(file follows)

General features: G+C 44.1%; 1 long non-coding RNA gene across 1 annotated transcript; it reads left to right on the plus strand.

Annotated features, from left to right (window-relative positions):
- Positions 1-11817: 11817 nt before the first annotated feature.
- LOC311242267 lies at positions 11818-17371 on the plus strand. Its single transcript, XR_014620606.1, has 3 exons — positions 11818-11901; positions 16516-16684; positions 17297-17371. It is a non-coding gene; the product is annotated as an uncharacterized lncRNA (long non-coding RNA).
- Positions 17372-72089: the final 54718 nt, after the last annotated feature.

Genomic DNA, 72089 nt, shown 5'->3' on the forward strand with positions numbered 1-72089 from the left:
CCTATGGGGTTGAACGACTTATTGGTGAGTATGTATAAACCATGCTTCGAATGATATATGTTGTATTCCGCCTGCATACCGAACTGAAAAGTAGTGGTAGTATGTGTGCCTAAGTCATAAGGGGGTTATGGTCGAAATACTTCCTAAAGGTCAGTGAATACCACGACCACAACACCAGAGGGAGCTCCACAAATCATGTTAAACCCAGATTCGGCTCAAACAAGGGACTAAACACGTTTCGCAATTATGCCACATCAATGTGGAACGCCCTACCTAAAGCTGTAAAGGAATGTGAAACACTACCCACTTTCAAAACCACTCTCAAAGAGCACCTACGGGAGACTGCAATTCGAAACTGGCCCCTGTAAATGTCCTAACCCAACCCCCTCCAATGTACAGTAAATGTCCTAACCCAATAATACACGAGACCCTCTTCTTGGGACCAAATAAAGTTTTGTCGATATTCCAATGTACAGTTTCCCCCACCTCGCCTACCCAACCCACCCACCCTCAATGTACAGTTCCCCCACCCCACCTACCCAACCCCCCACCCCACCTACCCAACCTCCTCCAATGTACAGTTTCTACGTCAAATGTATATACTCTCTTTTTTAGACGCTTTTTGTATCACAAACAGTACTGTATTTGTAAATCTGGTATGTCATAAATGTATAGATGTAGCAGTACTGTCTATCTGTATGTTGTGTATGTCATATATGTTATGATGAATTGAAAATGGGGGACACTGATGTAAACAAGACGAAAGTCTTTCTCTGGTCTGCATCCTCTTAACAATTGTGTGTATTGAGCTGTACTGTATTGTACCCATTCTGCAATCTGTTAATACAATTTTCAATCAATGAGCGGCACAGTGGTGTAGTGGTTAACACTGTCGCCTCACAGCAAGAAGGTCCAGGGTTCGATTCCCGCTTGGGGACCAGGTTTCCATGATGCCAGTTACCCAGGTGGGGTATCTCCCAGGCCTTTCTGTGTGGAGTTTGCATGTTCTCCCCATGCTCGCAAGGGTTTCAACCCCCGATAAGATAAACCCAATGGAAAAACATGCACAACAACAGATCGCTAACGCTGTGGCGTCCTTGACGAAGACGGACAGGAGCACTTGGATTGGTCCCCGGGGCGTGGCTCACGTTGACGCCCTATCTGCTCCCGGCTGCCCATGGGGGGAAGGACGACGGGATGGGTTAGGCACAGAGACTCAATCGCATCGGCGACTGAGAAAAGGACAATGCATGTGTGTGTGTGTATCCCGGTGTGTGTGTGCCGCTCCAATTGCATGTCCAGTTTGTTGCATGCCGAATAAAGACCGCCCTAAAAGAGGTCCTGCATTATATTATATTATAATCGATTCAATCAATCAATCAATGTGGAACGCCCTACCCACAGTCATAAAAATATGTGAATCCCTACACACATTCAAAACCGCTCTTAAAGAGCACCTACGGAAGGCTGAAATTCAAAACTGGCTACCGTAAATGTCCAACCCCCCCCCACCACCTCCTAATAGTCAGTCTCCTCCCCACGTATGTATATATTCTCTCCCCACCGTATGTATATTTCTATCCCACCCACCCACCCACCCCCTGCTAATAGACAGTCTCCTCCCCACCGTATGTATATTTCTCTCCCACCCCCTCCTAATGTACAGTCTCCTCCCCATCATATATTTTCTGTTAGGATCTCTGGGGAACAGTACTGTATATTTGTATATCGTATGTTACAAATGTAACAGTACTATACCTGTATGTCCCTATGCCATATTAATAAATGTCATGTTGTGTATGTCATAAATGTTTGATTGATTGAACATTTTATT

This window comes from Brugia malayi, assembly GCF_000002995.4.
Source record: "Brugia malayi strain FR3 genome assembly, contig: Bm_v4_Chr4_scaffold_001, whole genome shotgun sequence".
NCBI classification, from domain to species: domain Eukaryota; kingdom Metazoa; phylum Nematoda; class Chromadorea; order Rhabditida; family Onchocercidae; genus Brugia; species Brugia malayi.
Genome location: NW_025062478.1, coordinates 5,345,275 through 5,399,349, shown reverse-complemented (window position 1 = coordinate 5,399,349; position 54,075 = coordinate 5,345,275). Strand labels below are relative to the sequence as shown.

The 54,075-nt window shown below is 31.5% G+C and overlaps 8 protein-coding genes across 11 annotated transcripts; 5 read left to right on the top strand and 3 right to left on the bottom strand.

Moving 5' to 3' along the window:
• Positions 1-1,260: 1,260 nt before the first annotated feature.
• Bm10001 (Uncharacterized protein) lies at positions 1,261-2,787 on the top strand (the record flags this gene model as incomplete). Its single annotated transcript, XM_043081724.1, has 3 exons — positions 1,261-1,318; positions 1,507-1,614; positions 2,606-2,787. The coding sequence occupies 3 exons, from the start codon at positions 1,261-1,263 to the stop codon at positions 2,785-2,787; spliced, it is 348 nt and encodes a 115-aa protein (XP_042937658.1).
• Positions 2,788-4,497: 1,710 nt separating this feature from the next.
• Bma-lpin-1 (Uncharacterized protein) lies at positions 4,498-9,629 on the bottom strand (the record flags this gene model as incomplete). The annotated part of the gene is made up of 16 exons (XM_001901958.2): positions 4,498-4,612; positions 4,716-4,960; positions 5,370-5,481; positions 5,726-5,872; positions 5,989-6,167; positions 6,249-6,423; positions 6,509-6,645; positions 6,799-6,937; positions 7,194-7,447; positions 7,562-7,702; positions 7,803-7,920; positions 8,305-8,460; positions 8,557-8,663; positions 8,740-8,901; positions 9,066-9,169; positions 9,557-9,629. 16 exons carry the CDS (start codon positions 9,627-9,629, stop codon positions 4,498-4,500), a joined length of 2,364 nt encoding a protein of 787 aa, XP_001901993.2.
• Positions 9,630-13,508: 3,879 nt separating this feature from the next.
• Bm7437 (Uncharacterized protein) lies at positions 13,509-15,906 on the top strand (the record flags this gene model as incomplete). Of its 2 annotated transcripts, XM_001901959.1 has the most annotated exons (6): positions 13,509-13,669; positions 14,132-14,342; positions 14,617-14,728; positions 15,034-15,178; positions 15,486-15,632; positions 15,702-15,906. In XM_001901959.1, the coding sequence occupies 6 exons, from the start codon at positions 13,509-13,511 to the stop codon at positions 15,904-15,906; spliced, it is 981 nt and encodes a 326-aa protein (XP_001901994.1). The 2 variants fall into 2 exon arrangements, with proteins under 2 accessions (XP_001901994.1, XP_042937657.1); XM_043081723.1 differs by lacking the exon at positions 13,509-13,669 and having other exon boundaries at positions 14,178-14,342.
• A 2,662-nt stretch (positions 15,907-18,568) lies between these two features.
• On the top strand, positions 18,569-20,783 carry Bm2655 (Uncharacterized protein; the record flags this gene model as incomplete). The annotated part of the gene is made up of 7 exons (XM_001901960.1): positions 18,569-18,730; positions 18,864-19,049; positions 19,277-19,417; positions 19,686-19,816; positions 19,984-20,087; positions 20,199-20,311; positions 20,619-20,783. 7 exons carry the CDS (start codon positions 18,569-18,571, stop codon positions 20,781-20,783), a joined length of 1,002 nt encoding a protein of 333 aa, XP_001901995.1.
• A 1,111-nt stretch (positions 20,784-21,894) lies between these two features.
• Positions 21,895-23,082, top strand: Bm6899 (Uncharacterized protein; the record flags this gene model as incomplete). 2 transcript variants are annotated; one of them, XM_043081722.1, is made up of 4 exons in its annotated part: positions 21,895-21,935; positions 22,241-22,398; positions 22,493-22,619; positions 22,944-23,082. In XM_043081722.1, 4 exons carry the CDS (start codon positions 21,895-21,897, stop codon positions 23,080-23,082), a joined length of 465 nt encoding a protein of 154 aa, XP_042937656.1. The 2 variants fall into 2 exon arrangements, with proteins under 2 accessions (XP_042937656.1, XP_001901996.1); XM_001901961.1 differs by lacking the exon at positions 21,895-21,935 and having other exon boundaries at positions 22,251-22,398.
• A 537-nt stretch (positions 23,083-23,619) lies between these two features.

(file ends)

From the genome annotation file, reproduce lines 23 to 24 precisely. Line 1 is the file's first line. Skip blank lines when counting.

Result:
• Positions 21,895-23,082, top strand: Bm6899 (Uncharacterized protein; the record flags this gene model as incomplete). 2 transcript variants are annotated; one of them, XM_043081722.1, is made up of 4 exons in its annotated part: positions 21,895-21,935; positions 22,241-22,398; positions 22,493-22,619; positions 22,944-23,082. In XM_043081722.1, 4 exons carry the CDS (start codon positions 21,895-21,897, stop codon positions 23,080-23,082), a joined length of 465 nt encoding a protein of 154 aa, XP_042937656.1. The 2 variants fall into 2 exon arrangements, with proteins under 2 accessions (XP_042937656.1, XP_001901996.1); XM_001901961.1 differs by lacking the exon at positions 21,895-21,935 and having other exon boundaries at positions 22,251-22,398.
• A 537-nt stretch (positions 23,083-23,619) lies between these two features.